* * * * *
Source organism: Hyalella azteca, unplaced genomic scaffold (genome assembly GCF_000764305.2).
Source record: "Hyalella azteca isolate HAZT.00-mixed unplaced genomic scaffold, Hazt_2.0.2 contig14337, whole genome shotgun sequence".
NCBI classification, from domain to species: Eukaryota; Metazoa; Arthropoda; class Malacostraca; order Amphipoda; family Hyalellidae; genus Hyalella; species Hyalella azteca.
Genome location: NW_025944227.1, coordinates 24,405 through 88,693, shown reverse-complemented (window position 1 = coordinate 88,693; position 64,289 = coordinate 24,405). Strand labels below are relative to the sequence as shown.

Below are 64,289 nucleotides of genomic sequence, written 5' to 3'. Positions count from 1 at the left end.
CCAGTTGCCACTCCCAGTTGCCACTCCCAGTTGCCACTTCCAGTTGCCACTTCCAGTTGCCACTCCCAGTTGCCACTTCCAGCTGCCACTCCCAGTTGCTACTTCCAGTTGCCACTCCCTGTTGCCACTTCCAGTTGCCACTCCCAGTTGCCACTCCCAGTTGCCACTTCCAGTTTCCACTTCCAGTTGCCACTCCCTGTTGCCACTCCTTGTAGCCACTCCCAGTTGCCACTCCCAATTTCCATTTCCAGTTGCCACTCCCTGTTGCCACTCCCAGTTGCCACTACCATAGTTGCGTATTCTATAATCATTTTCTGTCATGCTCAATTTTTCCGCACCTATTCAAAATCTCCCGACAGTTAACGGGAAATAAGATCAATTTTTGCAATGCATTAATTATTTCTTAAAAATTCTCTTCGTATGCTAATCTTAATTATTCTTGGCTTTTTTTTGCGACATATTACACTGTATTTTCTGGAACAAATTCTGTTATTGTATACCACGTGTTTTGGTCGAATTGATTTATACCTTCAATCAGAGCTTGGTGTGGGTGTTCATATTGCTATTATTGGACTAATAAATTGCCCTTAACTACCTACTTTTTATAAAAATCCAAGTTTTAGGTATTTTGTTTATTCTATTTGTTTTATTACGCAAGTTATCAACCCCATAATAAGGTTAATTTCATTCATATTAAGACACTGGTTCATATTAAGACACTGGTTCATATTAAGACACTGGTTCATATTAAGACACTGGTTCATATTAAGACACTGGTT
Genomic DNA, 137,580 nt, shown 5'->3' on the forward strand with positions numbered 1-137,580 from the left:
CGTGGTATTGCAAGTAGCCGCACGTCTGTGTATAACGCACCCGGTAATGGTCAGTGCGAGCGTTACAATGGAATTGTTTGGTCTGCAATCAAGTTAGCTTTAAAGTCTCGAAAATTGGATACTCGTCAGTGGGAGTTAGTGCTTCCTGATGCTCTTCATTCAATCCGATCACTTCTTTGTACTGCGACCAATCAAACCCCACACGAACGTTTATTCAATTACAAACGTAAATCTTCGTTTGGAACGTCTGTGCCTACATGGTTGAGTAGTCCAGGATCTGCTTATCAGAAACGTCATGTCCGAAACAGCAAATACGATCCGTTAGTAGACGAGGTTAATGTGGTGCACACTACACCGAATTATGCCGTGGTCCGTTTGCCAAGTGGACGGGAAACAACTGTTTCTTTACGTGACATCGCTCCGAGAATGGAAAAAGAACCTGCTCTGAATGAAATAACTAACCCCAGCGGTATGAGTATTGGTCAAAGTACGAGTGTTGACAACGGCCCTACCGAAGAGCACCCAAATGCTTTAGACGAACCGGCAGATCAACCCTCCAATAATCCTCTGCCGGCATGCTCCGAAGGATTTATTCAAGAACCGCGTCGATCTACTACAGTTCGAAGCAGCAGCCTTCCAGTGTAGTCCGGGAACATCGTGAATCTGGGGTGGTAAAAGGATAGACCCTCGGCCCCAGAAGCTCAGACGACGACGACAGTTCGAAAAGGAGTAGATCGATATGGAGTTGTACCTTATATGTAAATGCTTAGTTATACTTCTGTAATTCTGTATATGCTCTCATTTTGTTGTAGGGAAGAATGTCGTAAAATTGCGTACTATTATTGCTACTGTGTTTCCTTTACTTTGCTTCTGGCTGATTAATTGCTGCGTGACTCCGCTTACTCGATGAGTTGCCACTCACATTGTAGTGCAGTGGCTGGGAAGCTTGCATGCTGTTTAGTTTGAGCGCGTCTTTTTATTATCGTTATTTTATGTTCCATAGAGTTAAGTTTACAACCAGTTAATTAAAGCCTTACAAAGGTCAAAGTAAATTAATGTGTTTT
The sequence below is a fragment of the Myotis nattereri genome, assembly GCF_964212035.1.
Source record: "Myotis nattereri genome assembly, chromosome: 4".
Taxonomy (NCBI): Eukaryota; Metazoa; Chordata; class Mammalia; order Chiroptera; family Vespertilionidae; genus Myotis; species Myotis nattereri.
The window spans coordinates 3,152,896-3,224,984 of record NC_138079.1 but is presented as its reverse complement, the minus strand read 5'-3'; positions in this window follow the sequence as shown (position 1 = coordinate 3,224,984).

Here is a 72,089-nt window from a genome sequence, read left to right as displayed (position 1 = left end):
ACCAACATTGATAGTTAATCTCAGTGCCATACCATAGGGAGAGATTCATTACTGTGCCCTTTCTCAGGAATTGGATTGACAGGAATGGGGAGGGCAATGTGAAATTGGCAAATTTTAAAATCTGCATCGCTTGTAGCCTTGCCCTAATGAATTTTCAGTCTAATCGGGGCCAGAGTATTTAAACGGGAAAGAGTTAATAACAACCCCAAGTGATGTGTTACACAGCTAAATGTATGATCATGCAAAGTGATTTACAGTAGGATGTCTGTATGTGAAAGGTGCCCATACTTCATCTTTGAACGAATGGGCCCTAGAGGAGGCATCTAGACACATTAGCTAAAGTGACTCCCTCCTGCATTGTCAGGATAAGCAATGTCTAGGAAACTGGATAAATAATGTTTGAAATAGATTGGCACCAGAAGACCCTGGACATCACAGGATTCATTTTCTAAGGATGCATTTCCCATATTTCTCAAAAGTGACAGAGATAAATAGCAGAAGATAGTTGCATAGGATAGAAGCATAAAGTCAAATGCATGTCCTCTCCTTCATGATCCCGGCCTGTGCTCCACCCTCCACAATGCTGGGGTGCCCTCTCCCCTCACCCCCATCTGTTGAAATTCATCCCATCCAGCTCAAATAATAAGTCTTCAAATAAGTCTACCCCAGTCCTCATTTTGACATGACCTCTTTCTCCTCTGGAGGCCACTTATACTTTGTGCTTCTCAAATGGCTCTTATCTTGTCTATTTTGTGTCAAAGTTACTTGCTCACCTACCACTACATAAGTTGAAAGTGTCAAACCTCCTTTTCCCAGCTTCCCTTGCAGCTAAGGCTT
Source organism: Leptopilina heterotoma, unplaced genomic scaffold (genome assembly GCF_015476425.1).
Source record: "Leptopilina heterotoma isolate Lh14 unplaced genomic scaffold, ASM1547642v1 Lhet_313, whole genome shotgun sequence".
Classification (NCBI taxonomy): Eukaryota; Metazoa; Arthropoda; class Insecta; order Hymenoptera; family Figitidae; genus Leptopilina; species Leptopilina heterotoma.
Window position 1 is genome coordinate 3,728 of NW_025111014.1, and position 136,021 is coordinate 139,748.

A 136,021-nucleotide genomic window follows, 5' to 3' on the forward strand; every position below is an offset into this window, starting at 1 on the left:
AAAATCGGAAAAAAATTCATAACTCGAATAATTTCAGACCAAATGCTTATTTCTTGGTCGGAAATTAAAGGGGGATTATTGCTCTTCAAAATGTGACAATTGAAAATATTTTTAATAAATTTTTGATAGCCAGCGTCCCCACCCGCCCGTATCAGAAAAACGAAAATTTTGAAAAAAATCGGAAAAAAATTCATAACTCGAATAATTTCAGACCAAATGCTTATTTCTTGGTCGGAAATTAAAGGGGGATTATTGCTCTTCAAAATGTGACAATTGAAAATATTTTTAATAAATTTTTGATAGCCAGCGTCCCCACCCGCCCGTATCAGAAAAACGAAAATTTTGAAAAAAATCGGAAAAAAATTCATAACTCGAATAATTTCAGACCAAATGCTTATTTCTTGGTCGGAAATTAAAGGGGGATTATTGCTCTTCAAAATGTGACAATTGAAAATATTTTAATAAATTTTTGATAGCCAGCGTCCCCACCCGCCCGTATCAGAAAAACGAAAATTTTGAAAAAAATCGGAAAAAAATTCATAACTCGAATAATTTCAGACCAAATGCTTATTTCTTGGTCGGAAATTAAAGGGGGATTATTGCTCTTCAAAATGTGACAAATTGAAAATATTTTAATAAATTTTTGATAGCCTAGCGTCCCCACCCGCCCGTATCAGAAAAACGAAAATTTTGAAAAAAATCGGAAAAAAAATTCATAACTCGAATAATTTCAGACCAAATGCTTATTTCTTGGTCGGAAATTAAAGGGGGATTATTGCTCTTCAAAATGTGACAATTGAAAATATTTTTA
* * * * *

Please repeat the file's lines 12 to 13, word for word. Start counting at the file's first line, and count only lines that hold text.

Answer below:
The window spans coordinates 3,152,896-3,224,984 of record NC_138079.1 but is presented as its reverse complement, the minus strand read 5'-3'; positions in this window follow the sequence as shown (position 1 = coordinate 3,224,984).

Here is a 72,089-nt window from a genome sequence, read left to right as displayed (position 1 = left end):